Where the case against an accused depends wholly or substantially on the correctness of one or more identifications of an accused, which the defence disputes, the judge should warn himself and the assessors of the special need for caution before convicting accused in reliance of the correct identification or identifications. The reason for the special caution is that there is possibility that a mistaken witness can b a convincing one, that even anumber of such witnesses can all be mistaken. The judge should then examine clearly the circumstance the identification came to be made, particularly the length of time, the distance, the light, the familiarity of the witness with the accused. All these factors go to the quality of the identification evidence. If the quality is good the danger of mistaken identity is reduced, but the poorer the quality the greater the danger”.
In the instant case there were two identifying witnesses. The first one was PW 2, Davis Warnanial. As we have already seen from his evidence, he knew all the appellants very well. He was formerly their Parish Chief and he knew the village of each of the appellant. He saw all the appellants at the meeting convened by the elders at which it was resolved to deal with people in the area who practice witchcraft. He saw the deceased and her assailants at about 5p.m. when she was brought to Bushika sub-county headquarters where she was assaulted with clubs and pangas. He said that the assailants were only 8 metres away from him. He described in detail the part each appellant played in the whole sordid episode.
PW 2’s evidence was not challened by putting to him in cross-examination that he did not see what he said he saw, and that he did not know the appellants before the incident.

The second identifying witness was PW 3. As we have already noted from her evidence, she was with the deceased when she was grabbed at 4p.m. She followed the mob from that time until 8p.m. when the deceased was finally dumped at the police post. She said the appellants were her cousins. She therefore had an opportunity to observe the appellants from 4p.m. to 8p.m., a period :of four hours. A greater part: of the period was broad day light.

PW 3 was similarly not challenged in cross-examination that she did not witness what she said she witnessed, and that the appellants were not related to her.

The learned trial judge, after reviewing the evidence of PW 2 and PW 3 and testing it against the safeguards laid down in the decided cases, found that the conditions for correct identification existed. He therefore found that the appellants were correctly identified by PW 2 and PW 3 as being part of the mob which arrested, assaulted and caused the unlawful death of the deceased.

There is no doubt that the learned trial judge properly directed himself as to the law applicable to evidence of identification by one or more witnesses.

On the evidence of PW 2 and PW 3 we are satisfied that conditions for correct identification of the appellants by PW 2 and PW 3 existed, as such ruled out any mistaken identification of the appellants by them. In the circumstances, our view is that ground one of the appeal must fail. This, we think, also disposes of ground 2 in so far as the first, second and third appellants are concerned. The reason being that they did not set up an alibi as a defence. Learned counsel for the appellants was therefore wrong in criticising the learned trial judge for not considering the alibi set up by the first, second and third appellants.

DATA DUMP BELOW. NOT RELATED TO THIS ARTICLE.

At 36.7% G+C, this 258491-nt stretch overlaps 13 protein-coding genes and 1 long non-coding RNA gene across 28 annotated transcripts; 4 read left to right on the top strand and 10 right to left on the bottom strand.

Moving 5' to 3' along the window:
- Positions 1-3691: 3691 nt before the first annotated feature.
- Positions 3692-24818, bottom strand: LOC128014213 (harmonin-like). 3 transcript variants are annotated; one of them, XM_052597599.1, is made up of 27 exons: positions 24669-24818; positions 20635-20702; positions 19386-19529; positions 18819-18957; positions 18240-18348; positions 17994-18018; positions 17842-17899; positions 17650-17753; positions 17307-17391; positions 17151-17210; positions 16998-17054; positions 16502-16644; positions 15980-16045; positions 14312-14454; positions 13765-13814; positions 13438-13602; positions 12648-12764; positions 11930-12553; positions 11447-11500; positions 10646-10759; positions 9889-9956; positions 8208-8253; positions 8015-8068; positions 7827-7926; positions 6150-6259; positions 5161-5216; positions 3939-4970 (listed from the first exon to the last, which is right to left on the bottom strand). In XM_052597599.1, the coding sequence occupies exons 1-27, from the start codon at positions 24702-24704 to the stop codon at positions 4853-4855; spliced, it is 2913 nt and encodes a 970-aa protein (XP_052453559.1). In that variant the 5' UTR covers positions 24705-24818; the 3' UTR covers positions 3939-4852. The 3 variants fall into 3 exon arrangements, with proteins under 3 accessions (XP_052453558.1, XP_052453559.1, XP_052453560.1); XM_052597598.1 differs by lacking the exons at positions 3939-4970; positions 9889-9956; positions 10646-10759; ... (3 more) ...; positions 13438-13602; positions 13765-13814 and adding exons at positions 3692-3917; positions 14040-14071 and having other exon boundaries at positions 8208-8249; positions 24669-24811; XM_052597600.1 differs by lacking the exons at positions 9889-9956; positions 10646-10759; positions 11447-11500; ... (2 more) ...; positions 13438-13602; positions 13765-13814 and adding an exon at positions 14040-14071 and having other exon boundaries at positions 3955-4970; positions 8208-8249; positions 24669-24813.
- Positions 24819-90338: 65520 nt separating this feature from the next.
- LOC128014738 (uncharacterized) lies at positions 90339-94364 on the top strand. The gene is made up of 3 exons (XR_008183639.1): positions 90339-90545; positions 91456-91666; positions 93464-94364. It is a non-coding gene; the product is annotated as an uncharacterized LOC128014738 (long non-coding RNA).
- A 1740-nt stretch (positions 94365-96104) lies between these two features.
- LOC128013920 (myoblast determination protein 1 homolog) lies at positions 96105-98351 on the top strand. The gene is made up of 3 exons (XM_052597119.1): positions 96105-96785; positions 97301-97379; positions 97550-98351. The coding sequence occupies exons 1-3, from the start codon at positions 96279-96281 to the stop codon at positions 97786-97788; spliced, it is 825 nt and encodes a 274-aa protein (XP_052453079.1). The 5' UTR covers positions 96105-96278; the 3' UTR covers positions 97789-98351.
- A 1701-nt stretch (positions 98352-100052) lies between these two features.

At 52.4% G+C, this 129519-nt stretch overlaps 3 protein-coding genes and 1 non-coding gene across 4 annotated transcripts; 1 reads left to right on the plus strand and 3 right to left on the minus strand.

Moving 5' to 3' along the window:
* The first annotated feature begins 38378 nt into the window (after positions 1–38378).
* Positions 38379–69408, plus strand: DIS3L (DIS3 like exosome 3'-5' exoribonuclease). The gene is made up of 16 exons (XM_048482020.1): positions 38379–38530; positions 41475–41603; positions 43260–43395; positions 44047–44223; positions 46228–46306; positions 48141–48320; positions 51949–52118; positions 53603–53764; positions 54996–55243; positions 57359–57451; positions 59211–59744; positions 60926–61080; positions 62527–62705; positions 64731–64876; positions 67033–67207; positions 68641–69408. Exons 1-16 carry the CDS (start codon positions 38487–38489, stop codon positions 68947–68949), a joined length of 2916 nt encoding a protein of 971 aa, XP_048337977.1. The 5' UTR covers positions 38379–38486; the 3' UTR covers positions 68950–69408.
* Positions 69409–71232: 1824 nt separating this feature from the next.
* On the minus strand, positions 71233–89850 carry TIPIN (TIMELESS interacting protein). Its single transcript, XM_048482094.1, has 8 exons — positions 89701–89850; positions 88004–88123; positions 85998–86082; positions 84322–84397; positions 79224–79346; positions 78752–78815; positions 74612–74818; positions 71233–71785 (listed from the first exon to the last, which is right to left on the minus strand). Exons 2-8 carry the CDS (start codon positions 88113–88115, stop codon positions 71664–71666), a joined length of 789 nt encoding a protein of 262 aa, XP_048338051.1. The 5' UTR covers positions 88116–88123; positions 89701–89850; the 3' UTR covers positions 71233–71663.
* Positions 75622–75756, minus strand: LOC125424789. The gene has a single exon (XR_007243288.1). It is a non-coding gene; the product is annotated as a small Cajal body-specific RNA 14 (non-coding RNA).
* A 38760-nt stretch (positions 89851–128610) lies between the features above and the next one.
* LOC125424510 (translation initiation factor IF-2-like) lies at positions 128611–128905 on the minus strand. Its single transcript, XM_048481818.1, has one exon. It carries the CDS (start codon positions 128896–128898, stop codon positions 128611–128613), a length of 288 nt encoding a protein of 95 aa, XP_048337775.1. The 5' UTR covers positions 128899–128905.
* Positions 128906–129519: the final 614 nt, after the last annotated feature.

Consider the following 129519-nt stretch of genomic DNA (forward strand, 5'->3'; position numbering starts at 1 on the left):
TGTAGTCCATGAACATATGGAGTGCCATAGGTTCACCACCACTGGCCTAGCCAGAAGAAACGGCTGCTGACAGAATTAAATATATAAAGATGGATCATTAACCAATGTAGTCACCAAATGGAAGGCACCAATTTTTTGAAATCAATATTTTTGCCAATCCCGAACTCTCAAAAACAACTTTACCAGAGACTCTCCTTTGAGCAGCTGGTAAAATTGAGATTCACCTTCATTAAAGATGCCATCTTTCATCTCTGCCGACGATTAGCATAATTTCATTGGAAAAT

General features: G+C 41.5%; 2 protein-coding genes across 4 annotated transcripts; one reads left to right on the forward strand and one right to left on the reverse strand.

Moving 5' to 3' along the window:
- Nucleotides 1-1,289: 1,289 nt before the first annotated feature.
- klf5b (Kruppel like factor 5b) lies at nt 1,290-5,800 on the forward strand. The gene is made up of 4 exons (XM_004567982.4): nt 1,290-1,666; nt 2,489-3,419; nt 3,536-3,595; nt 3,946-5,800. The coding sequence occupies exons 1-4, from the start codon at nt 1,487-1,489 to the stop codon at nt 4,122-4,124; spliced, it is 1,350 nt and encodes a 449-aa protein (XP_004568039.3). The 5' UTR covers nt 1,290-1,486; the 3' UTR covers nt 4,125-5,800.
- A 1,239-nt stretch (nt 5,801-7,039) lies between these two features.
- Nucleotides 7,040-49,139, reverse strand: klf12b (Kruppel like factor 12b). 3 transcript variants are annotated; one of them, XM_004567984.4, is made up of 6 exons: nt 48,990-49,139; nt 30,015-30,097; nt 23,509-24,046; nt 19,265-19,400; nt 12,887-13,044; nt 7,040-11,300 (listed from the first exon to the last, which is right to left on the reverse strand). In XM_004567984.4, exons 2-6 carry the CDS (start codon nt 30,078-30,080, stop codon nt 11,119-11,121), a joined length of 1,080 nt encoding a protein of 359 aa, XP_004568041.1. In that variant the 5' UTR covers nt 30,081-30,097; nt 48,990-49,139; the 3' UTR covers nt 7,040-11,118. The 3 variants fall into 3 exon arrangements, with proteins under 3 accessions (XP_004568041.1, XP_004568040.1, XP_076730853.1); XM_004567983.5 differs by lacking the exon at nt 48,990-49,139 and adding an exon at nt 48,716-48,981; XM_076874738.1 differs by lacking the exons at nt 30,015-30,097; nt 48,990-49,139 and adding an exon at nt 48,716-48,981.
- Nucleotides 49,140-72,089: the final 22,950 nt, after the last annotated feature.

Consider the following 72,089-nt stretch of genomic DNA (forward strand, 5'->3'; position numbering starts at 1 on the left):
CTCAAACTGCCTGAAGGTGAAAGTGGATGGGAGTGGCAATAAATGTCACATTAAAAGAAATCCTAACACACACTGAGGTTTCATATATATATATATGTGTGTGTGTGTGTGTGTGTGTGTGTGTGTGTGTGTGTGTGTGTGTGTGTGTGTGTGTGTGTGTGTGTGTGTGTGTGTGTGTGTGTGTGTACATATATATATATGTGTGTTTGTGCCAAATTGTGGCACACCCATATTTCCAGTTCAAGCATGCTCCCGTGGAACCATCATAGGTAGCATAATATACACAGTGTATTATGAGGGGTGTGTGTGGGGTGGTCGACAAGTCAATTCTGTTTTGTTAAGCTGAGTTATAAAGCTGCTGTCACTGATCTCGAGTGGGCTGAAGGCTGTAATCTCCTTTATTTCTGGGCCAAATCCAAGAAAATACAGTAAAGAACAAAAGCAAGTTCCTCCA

It was the fourth appellant who put up a defence of alibi, but we agree that the evidence of PW 2 and PW 3 puts him at the scene of the crime. His alibi therefore must collapse: See Siraji Sajjabi v Uganda Cr. App. No. 31 of 1989.

A common argument put up on behalf of all the appellants by Mr. Owori, who represented them at the trial, was that they could not. have p.articipated in the murder as they were arrested long after the incident even though they claimed to have been at Bushika all the time. The explanation given by the appellants’ own witness, D/AIP Ebilu, was that the suspects in connection with this case could not be arrested immediately because they had either been arrested in connection with other offences or they could not be found. This explanation was accepted by the learned trial judge, and quite rightly so, as there is evidence that a lot of killings of suspected witches and wizards took place in the area at that time and that some of the appellants were arrested in connection with some of those killings.

Ground two also fails.

Ground three challenged the conclusion of the medical evidence that the cause of death was due to internal brain haemorrhage in view of the admission by the doctor, in cross examination, that the post mortem examination was not thorough as he did not have facilities to carry out internal examination. The evidence of PW 3 shows that the deceased was cut on the heed at Bududa Trading Centre and she collapsed.. Se died not long after that.
PW 4 found cut wounds on the head and bruises on the arms. The doctor found that the bone in the head was broken and therefore the possibility of blood going into it cannot be ruled out. In our view the conclusion of the doctor that the deceased died of internal brain haemorrhage is supported by evidence on record. A part from the medical evidence, the evidence of the eye witness shows that the deceased died at the hands of the appellants. We therefore do not see any merit in ground three, which must fail.
In the event the appeal is dismissed.

Dated at Kampala this 9th day of November 1999.


Justice of Appeal.
Justice of Appeal
Justice of Appeal.